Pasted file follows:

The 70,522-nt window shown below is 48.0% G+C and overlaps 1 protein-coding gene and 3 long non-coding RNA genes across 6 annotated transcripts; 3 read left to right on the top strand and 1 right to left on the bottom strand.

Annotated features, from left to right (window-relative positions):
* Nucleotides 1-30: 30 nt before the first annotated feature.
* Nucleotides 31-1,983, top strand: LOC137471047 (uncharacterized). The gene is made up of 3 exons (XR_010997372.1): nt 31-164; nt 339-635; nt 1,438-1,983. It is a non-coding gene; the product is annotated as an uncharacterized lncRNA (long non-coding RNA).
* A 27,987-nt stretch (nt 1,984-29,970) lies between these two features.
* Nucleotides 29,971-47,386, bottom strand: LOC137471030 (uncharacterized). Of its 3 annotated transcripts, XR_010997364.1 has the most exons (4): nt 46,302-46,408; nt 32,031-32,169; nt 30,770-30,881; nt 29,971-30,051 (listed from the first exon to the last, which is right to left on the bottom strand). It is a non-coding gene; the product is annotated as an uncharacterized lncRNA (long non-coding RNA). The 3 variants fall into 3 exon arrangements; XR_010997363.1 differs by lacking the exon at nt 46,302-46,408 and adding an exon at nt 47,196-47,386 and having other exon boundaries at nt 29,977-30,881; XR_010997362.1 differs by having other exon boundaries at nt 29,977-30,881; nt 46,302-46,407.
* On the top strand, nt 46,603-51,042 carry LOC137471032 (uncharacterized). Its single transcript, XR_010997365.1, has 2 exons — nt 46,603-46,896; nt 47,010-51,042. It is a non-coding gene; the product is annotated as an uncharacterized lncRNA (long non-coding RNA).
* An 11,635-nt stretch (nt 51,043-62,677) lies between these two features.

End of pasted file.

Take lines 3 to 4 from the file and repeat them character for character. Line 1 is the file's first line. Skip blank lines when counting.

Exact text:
* Nucleotides 1-30: 30 nt before the first annotated feature.
* Nucleotides 31-1,983, top strand: LOC137471047 (uncharacterized). The gene is made up of 3 exons (XR_010997372.1): nt 31-164; nt 339-635; nt 1,438-1,983. It is a non-coding gene; the product is annotated as an uncharacterized lncRNA (long non-coding RNA).